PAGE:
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Protecting Northern Michigan's ​Water Resources

Alternatives to Enbridge Line in the Straits of Mackinac

Alternatives to Line 5 are feasible, economically viable, and should be considered by the State of Michigan. Implementation of alternatives would protect the Great Lakes, Michigan’s public inland waterways, our way of life, as well as provide Michigan’s energy needs.

State of Michigan Alternative Analysis
The State of Michigan also conducted an Alternatives Analysis for the 4.6 mile stretch of Enbridge’s Line 5 located in the Straits of Mackinac. The Alternatives Analysis Report was developed by Dynamic Risk Assessment Systems, Inc. The analyses performed include assessments of cost estimates, economic feasibility, socioeconomic impacts, market impacts, and operational risk including the consequences of an oil spill of six different alternatives.  The alternatives analyzed were constructing a new pipeline that does not cross the open waters of the Great Lakes, utilizing existing infrastructure, using alternative transportation methods such as rail, road, or vessel, replacing the pipeline, maintaining the existing pipeline, or eliminating the transportation of products through the Straits of Mackinac.  The report concluded that all alternatives were feasible options to Line 5 with the exception of utilizing pre-existing pipeline infrastructure, water transport, and truck transport. According to the report, decommissioning of Line 5 would create approximately 2,000 near-term jobs. It would increase gasoline prices by 2-4 cents and would likely increase costs to the refineries in Detroit and Toledo by $0.76/barrel of oil.

The report can be accessed in its entirety on the Michigan Petroleum Pipelines website, www.mipetroleumpipelines.com.




London Economics International Alternatives Assessments
National Wildlife Federation, with funding from the C.S. Mott Foundation, contracted with London Economics International to analyze what the impacts to Michigan would be if Line 5 were to be decommissioned. The reports – summarized below – conclude that Line 5 can be decommissioned without any noticeable or significant economic impact to the State, citizens or businesses. The studies have demonstrated that the cost increases are low relative to typical propane, oil, and gasoline price volatility and would be minimal to industry and consumers.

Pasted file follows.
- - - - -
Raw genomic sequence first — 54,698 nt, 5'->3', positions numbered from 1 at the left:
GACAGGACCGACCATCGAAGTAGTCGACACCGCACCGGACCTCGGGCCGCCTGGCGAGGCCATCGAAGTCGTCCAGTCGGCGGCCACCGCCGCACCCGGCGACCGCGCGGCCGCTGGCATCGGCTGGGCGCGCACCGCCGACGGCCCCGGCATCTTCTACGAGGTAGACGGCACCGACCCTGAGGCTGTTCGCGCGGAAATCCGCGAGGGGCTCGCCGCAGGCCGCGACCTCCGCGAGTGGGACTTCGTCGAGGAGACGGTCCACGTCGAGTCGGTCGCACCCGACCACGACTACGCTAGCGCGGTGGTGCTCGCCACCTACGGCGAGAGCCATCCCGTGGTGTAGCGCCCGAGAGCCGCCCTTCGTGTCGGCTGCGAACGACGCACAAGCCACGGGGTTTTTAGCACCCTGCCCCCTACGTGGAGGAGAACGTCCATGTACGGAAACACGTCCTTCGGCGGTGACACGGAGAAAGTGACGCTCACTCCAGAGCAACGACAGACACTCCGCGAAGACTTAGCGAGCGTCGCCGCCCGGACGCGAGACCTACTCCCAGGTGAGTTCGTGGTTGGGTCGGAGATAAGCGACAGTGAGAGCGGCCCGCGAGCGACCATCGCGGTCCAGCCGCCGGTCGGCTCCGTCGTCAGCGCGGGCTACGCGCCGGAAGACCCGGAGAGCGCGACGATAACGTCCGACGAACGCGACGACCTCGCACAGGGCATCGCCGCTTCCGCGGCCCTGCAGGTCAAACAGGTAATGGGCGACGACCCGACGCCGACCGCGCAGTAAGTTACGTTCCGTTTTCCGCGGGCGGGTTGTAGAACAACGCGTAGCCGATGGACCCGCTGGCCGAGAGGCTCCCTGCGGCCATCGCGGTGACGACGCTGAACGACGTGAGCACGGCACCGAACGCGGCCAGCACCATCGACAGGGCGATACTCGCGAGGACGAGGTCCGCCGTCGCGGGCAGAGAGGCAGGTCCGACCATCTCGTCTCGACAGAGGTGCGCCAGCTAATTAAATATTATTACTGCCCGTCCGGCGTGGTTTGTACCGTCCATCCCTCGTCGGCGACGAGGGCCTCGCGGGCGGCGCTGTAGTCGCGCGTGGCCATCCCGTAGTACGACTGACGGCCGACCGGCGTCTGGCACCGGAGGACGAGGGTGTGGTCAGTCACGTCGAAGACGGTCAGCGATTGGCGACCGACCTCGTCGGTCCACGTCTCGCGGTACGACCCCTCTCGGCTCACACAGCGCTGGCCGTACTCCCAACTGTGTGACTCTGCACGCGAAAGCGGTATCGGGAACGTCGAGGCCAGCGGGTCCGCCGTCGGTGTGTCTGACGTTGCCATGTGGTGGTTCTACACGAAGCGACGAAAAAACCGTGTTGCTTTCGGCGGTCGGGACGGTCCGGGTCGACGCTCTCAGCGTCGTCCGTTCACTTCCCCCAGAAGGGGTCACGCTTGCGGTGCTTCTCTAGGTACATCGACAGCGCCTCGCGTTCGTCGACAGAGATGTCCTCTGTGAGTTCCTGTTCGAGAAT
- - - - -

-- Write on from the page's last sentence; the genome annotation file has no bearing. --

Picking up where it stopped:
1) Assessment of Alternative Methods of Supplying Propane to Michigan in the Absence of Line 5
LEI found that the lowest cost alternative to Line 5 to supply propane to the Upper Peninsula is to either truck product or utilize rail from Superior, WI to Rapid River, MI.  The cost impacts to consumers would be “lost in the noise of typical propane price volatility” and would be in the range of $.05/gallon.  The impact on the Lower Peninsula “may be negligible”.  There would be no likely risk to energy security or long-term propane supply as supply is growing faster than demand in the U.S.  The potential small price increase for the Upper Peninsula could, in NWF’s analysis, be easily made up for with a small increase in energy assistance dollars so that Michigan propane consumers wind up with a positive impact from Line 5 decommissioning.  The LEI report is the detailed and authoritative source on propane, and directly questions the improper assumptions and calculations in Dynamic Risk’s report, which did not focus on propane alternatives for Michigan.
2) Michigan’s Crude Oil Production: Alternatives to Enbridge Line 5 for transportation
LEI found that the small volume of Michigan crude oil production that utilizes Line 5 to get to market could utilize trucking directly to Marathon refinery instead.  While this could increase costs by approximately $1.31/barrel for northern Michigan oil and less for central Michigan oil. This change is small compared to normal price volatility and “would be lost in the noise of typical crude oil price volatility”.  Moreover, if Line 5 were decommissioned, this oil would be in higher demand and, therefore, producers may be able to pass along the cost increase to refineries or other buyers.
3) Michigan’s Refining Sector: Alternatives to Enbridge Line 5 for transportation
LEI found that there is enough excess capacity in other crude oil pipelines to make up for any losses at Detroit and Toledo-area refineries if Line 5 were to be decommissioned.  However, downstream users have apportionment rights so the Detroit and Toledo-area refineries would need to supplement current supplies with Michigan-produced crude oil as well as Bakken crude oil delivered by rail.  The total cost increase to customers would be a fraction of a cent/gallon for consumers, which would be “lost in the noise of typical weekly gasoline price volatility”.